Can this work with other beans? Probably, but I have not personally tried.
While I haven’t tried it yet, I think this recipe will work with white navy beans as well.
Yes, koji rice is essential. It contains cultures that help the miso paste ferment and develop flavors.
Miso will keep for easily over a year in the refrigerator. The high salt content acts as a preservative.
I hope you will love this recipe, it’s a super fun project to do, and you will have miso available for weeks if not months! It’s much more cost-effective than buying it if you are patient enough, of course!
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- 18 ounces dried chickpeas soaked overnight
- 18 ounces koji rice
- 1 cup water
- 1/2 cup coarse salt
- Drain the dried chickpeas and add to an Instant Pot (or pressure cooker). Cover with about 8 cups (2L) of water and pressure cook for 5 minutes. Let the pressure release naturally for 20 minutes before opening the Instant Pot and draining the chickpeas. Set aside and let it cool at room temperature.Note: you can also cook the chickpeas in a large pot of water over the stovetop, but it will take much longer.
- Add one cup of water to a small saucepan. Heat over medium heat for 2-3 minutes. Do not bring it to a boil. Remove from heat and let it cool until it reaches about 122°F (50°C).
- Add the koji rice to a medium mixing bowl and pour in the warm water. Stir and let it sit for one hour.
- Next, transfer the cooked chickpeas, koji (and the water), and salt to a food processor. Process for 1-2 minutes or until it forms a paste. It should be almost smooth, and all the chickpeas should be puréed. If you have a small food processor, work in batches.
- Prepare two 1-quart (1L) glass jars: make sure your jars are perfectly clean. I recommend baking your empty jars at 300°F (150°C) for 20 minutes to kill possible bacteria and then let them cool completely.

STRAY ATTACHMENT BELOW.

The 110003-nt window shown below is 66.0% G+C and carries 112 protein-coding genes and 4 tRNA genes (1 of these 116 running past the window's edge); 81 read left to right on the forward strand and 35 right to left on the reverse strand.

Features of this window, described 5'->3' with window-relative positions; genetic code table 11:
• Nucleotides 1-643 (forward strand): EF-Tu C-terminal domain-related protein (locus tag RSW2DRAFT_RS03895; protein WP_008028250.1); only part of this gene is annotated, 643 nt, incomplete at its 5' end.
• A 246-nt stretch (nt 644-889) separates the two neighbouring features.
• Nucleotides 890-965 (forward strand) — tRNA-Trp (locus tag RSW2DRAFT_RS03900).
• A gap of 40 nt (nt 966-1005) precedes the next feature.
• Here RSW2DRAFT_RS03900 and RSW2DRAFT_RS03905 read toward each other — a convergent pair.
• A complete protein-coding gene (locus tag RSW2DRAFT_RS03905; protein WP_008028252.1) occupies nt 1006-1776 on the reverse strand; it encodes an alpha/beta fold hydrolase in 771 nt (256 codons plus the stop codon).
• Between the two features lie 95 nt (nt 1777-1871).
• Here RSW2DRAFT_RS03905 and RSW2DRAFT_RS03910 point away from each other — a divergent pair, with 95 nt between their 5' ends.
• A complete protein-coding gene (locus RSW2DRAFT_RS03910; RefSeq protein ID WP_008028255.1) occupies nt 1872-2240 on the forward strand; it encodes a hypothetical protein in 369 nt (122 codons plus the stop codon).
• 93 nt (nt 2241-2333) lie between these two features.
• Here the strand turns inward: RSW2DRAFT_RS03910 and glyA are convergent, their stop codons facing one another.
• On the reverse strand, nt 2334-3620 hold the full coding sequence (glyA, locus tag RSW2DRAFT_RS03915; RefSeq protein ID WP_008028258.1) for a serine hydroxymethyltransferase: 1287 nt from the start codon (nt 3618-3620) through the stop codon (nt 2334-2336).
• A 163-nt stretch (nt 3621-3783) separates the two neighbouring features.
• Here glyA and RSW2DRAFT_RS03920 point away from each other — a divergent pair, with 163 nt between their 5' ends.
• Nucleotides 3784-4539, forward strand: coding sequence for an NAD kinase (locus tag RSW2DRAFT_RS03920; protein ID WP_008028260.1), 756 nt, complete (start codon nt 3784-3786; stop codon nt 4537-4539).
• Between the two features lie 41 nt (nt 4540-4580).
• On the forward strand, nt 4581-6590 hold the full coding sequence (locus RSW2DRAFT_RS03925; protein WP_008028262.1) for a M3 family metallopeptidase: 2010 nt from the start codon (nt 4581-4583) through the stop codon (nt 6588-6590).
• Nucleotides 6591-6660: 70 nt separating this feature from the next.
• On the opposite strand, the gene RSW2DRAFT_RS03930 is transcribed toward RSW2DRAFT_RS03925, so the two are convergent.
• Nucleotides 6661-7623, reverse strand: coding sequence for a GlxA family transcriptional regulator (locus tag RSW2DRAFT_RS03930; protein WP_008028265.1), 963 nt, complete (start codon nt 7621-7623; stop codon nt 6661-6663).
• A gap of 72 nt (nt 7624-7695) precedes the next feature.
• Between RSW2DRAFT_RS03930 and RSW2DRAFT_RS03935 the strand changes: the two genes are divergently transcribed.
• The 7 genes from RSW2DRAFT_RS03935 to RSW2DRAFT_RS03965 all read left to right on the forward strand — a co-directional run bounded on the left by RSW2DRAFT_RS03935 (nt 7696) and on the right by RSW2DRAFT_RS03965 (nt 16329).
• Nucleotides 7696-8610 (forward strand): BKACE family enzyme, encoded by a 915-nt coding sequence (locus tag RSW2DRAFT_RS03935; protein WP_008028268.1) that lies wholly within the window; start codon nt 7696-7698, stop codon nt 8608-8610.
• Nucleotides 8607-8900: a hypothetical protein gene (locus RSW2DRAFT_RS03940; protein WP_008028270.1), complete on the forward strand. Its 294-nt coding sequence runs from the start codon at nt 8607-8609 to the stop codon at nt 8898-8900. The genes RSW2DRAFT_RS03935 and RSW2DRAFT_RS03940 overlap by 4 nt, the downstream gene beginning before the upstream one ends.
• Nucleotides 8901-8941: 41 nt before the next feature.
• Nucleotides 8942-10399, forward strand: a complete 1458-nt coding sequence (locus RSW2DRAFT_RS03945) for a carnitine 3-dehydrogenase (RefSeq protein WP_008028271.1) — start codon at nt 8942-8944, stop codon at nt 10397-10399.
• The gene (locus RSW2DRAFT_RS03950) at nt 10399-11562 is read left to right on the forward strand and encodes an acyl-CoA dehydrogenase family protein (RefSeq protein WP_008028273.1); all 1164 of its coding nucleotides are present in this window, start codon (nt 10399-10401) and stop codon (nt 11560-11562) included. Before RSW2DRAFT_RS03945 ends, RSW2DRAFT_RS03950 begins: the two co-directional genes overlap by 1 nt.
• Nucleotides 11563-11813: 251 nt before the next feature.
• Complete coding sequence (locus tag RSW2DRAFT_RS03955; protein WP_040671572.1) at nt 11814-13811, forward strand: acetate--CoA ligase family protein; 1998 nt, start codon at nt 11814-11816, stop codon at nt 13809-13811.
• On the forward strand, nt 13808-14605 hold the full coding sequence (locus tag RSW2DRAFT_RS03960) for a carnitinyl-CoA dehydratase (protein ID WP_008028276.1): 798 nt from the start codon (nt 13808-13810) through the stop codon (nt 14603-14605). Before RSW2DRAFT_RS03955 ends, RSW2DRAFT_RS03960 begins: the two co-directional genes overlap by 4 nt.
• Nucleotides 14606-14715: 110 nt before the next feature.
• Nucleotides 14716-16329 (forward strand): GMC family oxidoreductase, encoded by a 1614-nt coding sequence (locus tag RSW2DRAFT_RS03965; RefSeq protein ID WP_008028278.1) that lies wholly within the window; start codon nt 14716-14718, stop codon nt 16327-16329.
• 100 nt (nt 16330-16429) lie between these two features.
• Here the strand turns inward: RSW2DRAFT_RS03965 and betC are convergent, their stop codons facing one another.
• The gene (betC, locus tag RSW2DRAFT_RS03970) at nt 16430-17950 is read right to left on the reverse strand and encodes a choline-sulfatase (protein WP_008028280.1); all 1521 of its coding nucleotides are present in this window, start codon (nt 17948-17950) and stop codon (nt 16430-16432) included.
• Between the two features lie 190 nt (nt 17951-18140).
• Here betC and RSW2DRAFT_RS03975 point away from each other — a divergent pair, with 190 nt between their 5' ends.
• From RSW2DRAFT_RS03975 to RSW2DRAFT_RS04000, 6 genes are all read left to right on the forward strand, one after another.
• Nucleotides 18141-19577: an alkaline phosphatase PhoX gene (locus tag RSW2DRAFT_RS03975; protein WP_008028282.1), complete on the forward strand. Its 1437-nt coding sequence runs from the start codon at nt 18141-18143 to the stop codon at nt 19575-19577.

- Using gloves or really clean hands, shape balls of the mixture and pack them very tightly into each jar, working one layer at a time to make sure there are no air holes. Repeat until your jars are 3/4 full.
- Flatten the top of the mixture and sprinkle with about 1/2 tablespoon of fine salt. Cover with plastic film to touch. Now, you want to place something very heavy inside the jar on top of the miso. I didn't have anything heavy that fitted inside, so I filled a plastic bag with coarse salt and placed it inside the jar, on top of the miso. It must be heavy enough to prevent the miso from creating air bubbles due to the fermentation.
- Close your jars with the lid and store them in a dark place at room temperature. Your miso will be ready in 6 months, you don't have to do anything else but wait! Do not open the jar in the meantime, or mold could grow.
- After 6 months, transfer the miso to smaller jars and store in the refrigerator. Miso will keep for months! Use in soups, marinades, sauces, dressings, etc!
About the Author
Thomas Pagot is the founder, photographer, and recipe developer behind Full of Plants. He created the blog in 2016 as a personal cookbook for vegan recipes. Through years of recipe development, Thomas has successfully grown Full of Plants into a trusted resource for plant-based recipes.